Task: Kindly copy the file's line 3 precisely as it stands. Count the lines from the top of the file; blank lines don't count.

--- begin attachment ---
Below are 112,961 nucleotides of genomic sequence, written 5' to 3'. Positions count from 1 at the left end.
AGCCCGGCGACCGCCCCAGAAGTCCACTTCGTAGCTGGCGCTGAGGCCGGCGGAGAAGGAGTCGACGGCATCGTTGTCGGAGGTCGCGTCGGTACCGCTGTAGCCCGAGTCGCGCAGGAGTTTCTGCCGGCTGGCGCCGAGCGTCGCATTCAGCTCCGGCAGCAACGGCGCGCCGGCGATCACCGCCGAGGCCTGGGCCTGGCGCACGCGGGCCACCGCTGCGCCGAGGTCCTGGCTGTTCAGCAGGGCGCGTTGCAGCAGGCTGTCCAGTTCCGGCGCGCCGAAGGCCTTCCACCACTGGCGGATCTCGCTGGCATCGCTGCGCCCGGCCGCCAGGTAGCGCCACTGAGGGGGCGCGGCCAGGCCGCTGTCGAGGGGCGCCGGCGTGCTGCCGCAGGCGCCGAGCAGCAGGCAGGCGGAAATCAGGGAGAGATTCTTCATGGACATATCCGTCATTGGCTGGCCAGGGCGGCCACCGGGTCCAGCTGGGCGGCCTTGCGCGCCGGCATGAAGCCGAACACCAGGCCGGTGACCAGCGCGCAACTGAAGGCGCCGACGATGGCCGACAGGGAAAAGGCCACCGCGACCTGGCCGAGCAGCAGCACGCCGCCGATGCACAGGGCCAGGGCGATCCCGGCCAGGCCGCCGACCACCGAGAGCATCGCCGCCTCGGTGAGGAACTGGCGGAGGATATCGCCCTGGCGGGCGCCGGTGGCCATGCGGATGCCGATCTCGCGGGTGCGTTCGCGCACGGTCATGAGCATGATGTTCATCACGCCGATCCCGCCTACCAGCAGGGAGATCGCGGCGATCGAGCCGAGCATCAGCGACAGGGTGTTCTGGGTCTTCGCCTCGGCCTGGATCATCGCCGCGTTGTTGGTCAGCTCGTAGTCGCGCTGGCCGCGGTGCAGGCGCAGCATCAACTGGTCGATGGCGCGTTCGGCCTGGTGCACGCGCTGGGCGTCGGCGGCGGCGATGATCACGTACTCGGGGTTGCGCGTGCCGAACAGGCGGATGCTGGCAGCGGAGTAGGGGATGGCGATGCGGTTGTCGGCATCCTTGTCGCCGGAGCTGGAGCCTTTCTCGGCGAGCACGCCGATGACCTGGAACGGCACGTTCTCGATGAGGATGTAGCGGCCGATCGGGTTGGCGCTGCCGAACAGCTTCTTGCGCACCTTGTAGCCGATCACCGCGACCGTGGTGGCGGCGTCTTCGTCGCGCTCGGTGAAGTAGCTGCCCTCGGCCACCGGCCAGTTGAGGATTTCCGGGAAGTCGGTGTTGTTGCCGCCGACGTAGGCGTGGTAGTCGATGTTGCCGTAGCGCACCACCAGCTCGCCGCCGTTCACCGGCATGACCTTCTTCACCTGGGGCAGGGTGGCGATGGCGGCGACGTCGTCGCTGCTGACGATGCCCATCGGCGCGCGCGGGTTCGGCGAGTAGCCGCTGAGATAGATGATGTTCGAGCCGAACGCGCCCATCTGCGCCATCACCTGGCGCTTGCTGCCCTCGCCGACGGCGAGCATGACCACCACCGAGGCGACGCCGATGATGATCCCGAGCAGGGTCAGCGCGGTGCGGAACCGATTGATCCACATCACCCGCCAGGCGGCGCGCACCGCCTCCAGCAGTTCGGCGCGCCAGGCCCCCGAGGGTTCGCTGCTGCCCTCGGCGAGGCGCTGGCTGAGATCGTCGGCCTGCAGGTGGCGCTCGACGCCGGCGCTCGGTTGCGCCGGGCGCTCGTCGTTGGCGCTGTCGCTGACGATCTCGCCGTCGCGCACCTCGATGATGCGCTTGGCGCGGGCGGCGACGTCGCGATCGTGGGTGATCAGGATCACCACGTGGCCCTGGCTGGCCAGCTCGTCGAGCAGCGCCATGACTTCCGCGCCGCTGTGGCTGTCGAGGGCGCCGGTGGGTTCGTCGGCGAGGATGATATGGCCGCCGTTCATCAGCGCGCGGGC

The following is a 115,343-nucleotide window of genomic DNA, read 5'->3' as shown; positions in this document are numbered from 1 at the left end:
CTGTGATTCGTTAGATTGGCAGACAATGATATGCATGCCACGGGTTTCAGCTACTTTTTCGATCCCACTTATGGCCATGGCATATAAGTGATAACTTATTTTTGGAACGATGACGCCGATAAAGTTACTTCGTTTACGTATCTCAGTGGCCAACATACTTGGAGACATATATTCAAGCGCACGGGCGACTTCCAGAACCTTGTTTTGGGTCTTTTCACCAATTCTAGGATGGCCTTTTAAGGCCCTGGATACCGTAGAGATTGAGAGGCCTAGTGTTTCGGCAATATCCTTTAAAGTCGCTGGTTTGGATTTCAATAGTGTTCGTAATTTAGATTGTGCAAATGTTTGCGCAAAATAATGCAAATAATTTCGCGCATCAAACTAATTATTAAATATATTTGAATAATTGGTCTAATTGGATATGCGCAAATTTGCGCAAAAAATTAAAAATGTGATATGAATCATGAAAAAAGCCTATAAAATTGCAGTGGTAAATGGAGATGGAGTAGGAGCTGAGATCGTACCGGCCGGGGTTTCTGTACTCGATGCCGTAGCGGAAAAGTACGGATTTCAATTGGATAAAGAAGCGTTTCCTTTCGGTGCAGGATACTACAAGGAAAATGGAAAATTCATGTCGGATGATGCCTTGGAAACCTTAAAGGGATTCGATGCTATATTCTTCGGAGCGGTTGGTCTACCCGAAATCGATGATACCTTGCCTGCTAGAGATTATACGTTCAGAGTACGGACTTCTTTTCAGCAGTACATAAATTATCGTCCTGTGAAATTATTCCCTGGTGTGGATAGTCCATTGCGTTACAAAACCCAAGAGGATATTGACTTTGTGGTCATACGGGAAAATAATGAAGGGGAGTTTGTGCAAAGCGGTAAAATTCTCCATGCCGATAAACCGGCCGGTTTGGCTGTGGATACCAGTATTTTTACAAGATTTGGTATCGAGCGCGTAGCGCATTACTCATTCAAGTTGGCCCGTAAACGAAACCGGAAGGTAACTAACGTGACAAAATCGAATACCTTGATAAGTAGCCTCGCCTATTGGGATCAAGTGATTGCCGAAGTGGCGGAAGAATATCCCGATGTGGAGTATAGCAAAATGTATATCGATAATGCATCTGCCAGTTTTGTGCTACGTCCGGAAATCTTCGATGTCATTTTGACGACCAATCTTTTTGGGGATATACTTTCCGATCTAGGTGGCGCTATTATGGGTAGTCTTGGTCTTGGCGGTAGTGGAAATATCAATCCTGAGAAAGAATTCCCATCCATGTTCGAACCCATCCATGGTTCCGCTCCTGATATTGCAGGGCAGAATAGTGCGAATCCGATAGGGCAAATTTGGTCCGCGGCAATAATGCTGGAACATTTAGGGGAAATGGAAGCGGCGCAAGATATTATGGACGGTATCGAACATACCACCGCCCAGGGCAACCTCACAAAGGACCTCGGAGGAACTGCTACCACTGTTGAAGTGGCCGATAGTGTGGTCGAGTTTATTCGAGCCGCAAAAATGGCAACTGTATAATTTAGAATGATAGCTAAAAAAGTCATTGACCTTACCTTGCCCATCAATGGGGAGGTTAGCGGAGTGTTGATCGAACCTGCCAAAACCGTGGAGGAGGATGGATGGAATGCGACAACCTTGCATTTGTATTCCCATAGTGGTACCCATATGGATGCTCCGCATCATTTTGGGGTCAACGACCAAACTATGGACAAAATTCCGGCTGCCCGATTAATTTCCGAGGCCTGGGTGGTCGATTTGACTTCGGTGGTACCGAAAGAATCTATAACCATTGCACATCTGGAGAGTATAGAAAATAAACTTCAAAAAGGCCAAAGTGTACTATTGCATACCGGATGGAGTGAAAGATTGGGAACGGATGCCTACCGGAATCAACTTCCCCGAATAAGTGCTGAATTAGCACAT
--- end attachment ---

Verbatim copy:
The following is a 115,343-nucleotide window of genomic DNA, read 5'->3' as shown; positions in this document are numbered from 1 at the left end: